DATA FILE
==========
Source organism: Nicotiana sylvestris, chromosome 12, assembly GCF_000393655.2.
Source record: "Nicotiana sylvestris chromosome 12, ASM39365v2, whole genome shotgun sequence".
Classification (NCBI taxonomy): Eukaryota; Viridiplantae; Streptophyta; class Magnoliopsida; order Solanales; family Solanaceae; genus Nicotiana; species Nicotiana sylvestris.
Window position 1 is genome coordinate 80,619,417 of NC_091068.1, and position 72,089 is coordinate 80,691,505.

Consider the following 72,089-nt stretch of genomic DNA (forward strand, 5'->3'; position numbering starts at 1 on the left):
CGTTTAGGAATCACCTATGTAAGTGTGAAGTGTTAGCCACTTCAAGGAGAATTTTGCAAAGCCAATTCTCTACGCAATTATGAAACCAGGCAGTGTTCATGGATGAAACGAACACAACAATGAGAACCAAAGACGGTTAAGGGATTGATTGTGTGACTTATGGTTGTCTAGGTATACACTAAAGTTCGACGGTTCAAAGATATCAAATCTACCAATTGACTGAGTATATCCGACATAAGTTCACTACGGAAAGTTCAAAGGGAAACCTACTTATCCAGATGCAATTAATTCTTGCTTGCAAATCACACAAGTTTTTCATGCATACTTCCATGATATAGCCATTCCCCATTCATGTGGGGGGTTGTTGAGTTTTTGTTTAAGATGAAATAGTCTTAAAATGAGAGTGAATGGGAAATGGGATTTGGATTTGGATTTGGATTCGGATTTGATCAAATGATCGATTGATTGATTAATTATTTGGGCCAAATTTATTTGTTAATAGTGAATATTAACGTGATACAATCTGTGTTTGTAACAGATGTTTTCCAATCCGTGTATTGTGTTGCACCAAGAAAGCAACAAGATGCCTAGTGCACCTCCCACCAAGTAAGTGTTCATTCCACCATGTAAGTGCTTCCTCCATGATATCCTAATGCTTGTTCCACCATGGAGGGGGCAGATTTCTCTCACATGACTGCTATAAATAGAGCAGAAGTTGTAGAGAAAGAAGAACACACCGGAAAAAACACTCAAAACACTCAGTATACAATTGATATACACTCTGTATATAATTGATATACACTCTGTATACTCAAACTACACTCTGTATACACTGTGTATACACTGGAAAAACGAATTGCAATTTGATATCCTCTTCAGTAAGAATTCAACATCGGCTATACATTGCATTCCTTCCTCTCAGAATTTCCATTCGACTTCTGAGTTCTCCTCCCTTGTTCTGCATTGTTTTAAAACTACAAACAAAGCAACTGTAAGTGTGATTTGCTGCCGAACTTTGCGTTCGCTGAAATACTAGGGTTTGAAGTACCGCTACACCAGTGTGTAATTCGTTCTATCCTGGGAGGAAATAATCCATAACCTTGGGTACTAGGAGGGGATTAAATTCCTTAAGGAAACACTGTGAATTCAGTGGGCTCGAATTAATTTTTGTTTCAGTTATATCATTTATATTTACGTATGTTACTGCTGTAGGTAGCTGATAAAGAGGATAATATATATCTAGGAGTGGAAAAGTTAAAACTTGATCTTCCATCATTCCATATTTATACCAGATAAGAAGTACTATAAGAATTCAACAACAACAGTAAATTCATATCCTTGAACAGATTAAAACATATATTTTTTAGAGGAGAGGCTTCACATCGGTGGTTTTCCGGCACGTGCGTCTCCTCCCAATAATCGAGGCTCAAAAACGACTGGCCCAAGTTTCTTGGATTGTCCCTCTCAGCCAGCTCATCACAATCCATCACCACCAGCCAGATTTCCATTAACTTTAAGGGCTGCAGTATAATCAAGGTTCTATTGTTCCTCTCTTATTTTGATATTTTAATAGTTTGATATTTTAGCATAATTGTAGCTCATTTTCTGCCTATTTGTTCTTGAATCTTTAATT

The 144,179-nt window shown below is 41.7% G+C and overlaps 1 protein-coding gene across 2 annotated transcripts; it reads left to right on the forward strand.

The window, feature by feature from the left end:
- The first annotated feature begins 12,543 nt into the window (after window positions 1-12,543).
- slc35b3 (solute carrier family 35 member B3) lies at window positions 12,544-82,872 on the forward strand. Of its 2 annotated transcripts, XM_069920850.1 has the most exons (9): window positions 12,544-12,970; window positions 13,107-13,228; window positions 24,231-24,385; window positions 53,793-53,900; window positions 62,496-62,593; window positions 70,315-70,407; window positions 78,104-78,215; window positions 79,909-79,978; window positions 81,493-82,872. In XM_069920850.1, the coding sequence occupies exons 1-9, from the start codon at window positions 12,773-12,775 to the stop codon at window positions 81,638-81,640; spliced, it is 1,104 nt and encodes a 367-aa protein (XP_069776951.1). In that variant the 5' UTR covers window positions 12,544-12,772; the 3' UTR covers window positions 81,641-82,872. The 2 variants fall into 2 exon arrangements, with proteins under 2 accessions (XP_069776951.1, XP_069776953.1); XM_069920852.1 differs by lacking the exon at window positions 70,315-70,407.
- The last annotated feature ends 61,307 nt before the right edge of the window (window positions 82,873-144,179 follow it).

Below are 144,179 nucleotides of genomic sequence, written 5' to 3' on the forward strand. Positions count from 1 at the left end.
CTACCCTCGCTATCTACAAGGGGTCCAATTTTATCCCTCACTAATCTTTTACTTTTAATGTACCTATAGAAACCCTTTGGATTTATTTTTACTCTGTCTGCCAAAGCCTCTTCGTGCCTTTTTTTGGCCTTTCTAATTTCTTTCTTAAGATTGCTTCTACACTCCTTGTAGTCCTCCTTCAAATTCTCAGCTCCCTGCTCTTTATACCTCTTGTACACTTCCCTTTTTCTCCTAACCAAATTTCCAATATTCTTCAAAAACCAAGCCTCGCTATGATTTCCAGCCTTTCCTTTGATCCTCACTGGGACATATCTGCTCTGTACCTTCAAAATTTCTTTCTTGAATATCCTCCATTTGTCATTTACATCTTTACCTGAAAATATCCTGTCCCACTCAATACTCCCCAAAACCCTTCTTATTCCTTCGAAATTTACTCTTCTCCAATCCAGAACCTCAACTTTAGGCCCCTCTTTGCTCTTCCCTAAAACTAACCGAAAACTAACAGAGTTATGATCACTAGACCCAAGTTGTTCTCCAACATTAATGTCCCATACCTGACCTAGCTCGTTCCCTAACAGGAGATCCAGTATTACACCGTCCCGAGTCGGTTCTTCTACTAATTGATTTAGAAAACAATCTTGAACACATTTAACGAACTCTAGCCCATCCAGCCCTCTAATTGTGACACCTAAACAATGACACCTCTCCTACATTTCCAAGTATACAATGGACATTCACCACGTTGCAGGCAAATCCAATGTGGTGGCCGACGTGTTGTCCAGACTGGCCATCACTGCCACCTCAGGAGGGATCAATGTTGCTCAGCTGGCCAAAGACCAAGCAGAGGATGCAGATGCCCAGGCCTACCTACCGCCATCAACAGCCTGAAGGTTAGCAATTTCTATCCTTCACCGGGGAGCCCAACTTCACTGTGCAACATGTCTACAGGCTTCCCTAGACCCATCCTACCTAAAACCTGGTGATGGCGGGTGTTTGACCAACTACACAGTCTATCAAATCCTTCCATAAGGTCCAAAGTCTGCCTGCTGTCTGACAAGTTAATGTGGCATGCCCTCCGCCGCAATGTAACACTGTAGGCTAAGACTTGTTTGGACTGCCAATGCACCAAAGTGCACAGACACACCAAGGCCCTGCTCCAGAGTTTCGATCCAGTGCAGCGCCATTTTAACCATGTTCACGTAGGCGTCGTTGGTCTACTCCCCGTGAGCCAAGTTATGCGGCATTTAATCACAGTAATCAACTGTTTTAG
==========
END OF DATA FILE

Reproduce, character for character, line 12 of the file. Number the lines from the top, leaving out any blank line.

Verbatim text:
Below are 144,179 nucleotides of genomic sequence, written 5' to 3' on the forward strand. Positions count from 1 at the left end.